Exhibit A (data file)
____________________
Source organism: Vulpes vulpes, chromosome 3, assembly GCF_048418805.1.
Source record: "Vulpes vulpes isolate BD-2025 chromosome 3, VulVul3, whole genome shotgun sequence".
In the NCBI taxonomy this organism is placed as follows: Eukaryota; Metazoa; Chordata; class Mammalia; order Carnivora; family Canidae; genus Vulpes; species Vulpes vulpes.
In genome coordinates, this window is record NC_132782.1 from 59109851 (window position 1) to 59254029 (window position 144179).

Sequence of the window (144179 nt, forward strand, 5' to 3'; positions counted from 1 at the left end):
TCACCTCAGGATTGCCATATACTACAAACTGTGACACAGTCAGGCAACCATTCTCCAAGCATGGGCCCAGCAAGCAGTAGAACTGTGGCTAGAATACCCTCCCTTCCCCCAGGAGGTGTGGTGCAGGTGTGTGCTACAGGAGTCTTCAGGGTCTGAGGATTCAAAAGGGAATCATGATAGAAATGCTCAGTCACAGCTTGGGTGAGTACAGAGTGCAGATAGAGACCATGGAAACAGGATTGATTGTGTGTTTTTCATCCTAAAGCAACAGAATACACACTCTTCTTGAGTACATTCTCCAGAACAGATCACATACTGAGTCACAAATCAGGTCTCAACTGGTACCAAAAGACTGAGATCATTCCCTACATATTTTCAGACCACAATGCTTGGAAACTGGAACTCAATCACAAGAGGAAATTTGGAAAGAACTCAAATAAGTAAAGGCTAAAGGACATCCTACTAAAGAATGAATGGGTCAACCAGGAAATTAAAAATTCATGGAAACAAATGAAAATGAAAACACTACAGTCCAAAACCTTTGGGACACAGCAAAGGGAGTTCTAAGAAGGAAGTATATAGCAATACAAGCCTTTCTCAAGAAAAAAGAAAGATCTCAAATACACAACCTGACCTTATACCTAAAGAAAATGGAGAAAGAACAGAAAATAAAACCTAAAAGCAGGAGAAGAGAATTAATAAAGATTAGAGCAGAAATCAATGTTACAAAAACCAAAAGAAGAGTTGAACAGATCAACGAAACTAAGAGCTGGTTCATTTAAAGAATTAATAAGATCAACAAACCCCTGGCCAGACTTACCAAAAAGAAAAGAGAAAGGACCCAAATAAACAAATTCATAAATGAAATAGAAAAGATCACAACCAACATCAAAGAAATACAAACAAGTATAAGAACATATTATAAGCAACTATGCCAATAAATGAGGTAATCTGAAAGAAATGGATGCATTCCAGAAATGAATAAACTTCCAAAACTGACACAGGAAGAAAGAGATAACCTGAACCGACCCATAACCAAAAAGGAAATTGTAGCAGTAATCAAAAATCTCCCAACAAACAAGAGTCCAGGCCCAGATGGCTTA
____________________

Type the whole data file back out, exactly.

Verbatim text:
Source organism: Vulpes vulpes, chromosome 3, assembly GCF_048418805.1.
Source record: "Vulpes vulpes isolate BD-2025 chromosome 3, VulVul3, whole genome shotgun sequence".
In the NCBI taxonomy this organism is placed as follows: Eukaryota; Metazoa; Chordata; class Mammalia; order Carnivora; family Canidae; genus Vulpes; species Vulpes vulpes.
In genome coordinates, this window is record NC_132782.1 from 59109851 (window position 1) to 59254029 (window position 144179).

Sequence of the window (144179 nt, forward strand, 5' to 3'; positions counted from 1 at the left end):
TCACCTCAGGATTGCCATATACTACAAACTGTGACACAGTCAGGCAACCATTCTCCAAGCATGGGCCCAGCAAGCAGTAGAACTGTGGCTAGAATACCCTCCCTTCCCCCAGGAGGTGTGGTGCAGGTGTGTGCTACAGGAGTCTTCAGGGTCTGAGGATTCAAAAGGGAATCATGATAGAAATGCTCAGTCACAGCTTGGGTGAGTACAGAGTGCAGATAGAGACCATGGAAACAGGATTGATTGTGTGTTTTTCATCCTAAAGCAACAGAATACACACTCTTCTTGAGTACATTCTCCAGAACAGATCACATACTGAGTCACAAATCAGGTCTCAACTGGTACCAAAAGACTGAGATCATTCCCTACATATTTTCAGACCACAATGCTTGGAAACTGGAACTCAATCACAAGAGGAAATTTGGAAAGAACTCAAATAAGTAAAGGCTAAAGGACATCCTACTAAAGAATGAATGGGTCAACCAGGAAATTAAAAATTCATGGAAACAAATGAAAATGAAAACACTACAGTCCAAAACCTTTGGGACACAGCAAAGGGAGTTCTAAGAAGGAAGTATATAGCAATACAAGCCTTTCTCAAGAAAAAAGAAAGATCTCAAATACACAACCTGACCTTATACCTAAAGAAAATGGAGAAAGAACAGAAAATAAAACCTAAAAGCAGGAGAAGAGAATTAATAAAGATTAGAGCAGAAATCAATGTTACAAAAACCAAAAGAAGAGTTGAACAGATCAACGAAACTAAGAGCTGGTTCATTTAAAGAATTAATAAGATCAACAAACCCCTGGCCAGACTTACCAAAAAGAAAAGAGAAAGGACCCAAATAAACAAATTCATAAATGAAATAGAAAAGATCACAACCAACATCAAAGAAATACAAACAAGTATAAGAACATATTATAAGCAACTATGCCAATAAATGAGGTAATCTGAAAGAAATGGATGCATTCCAGAAATGAATAAACTTCCAAAACTGACACAGGAAGAAAGAGATAACCTGAACCGACCCATAACCAAAAAGGAAATTGTAGCAGTAATCAAAAATCTCCCAACAAACAAGAGTCCAGGCCCAGATGGCTTA